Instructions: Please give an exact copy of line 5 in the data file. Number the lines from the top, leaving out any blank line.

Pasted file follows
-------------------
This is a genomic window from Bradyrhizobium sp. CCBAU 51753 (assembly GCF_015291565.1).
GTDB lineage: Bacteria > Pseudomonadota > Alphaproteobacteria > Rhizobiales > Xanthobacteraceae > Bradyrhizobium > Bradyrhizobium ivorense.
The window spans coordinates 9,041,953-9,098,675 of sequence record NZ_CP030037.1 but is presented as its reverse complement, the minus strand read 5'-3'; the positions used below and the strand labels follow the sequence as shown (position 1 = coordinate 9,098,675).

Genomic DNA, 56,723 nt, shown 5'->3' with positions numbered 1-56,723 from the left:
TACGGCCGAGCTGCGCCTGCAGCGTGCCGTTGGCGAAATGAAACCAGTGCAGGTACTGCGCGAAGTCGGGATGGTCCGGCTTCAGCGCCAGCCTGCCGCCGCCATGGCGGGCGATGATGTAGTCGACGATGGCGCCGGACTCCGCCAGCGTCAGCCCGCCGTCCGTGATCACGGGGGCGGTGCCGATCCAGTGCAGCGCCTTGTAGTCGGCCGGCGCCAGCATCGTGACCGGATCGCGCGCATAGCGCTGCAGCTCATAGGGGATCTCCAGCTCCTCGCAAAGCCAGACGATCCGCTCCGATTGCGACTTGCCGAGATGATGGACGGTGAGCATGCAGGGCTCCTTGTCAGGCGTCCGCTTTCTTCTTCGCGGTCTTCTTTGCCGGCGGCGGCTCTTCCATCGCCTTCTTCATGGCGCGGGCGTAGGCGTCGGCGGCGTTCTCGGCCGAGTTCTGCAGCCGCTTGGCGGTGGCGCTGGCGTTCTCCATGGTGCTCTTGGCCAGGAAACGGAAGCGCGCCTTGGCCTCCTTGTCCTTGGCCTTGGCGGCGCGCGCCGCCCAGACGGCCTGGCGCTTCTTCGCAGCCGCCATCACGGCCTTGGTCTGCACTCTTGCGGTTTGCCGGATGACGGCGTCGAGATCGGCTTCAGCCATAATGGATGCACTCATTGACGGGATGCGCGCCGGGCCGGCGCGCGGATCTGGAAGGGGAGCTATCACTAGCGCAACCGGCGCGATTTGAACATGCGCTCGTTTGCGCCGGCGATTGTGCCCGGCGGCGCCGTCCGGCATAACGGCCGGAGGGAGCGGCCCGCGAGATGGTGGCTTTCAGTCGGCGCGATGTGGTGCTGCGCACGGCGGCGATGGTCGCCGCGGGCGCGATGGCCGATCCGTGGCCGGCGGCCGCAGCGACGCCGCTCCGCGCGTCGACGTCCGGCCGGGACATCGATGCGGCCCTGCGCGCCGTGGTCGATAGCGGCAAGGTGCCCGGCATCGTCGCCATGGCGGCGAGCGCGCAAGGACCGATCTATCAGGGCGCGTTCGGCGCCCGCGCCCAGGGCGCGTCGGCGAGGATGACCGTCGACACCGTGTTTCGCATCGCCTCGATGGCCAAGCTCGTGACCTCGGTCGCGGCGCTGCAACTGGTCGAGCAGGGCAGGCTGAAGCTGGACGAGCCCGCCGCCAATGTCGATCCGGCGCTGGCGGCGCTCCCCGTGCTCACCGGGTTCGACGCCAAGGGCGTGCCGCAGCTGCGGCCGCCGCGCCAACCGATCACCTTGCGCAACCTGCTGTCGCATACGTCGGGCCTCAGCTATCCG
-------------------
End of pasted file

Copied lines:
TACGGCCGAGCTGCGCCTGCAGCGTGCCGTTGGCGAAATGAAACCAGTGCAGGTACTGCGCGAAGTCGGGATGGTCCGGCTTCAGCGCCAGCCTGCCGCCGCCATGGCGGGCGATGATGTAGTCGACGATGGCGCCGGACTCCGCCAGCGTCAGCCCGCCGTCCGTGATCACGGGGGCGGTGCCGATCCAGTGCAGCGCCTTGTAGTCGGCCGGCGCCAGCATCGTGACCGGATCGCGCGCATAGCGCTGCAGCTCATAGGGGATCTCCAGCTCCTCGCAAAGCCAGACGATCCGCTCCGATTGCGACTTGCCGAGATGATGGACGGTGAGCATGCAGGGCTCCTTGTCAGGCGTCCGCTTTCTTCTTCGCGGTCTTCTTTGCCGGCGGCGGCTCTTCCATCGCCTTCTTCATGGCGCGGGCGTAGGCGTCGGCGGCGTTCTCGGCCGAGTTCTGCAGCCGCTTGGCGGTGGCGCTGGCGTTCTCCATGGTGCTCTTGGCCAGGAAACGGAAGCGCGCCTTGGCCTCCTTGTCCTTGGCCTTGGCGGCGCGCGCCGCCCAGACGGCCTGGCGCTTCTTCGCAGCCGCCATCACGGCCTTGGTCTGCACTCTTGCGGTTTGCCGGATGACGGCGTCGAGATCGGCTTCAGCCATAATGGATGCACTCATTGACGGGATGCGCGCCGGGCCGGCGCGCGGATCTGGAAGGGGAGCTATCACTAGCGCAACCGGCGCGATTTGAACATGCGCTCGTTTGCGCCGGCGATTGTGCCCGGCGGCGCCGTCCGGCATAACGGCCGGAGGGAGCGGCCCGCGAGATGGTGGCTTTCAGTCGGCGCGATGTGGTGCTGCGCACGGCGGCGATGGTCGCCGCGGGCGCGATGGCCGATCCGTGGCCGGCGGCCGCAGCGACGCCGCTCCGCGCGTCGACGTCCGGCCGGGACATCGATGCGGCCCTGCGCGCCGTGGTCGATAGCGGCAAGGTGCCCGGCATCGTCGCCATGGCGGCGAGCGCGCAAGGACCGATCTATCAGGGCGCGTTCGGCGCCCGCGCCCAGGGCGCGTCGGCGAGGATGACCGTCGACACCGTGTTTCGCATCGCCTCGATGGCCAAGCTCGTGACCTCGGTCGCGGCGCTGCAACTGGTCGAGCAGGGCAGGCTGAAGCTGGACGAGCCCGCCGCCAATGTCGATCCGGCGCTGGCGGCGCTCCCCGTGCTCACCGGGTTCGACGCCAAGGGCGTGCCGCAGCTGCGGCCGCCGCGCCAACCGATCACCTTGCGCAACCTGCTGTCGCATACGTCGGGCCTCAGCTATCCG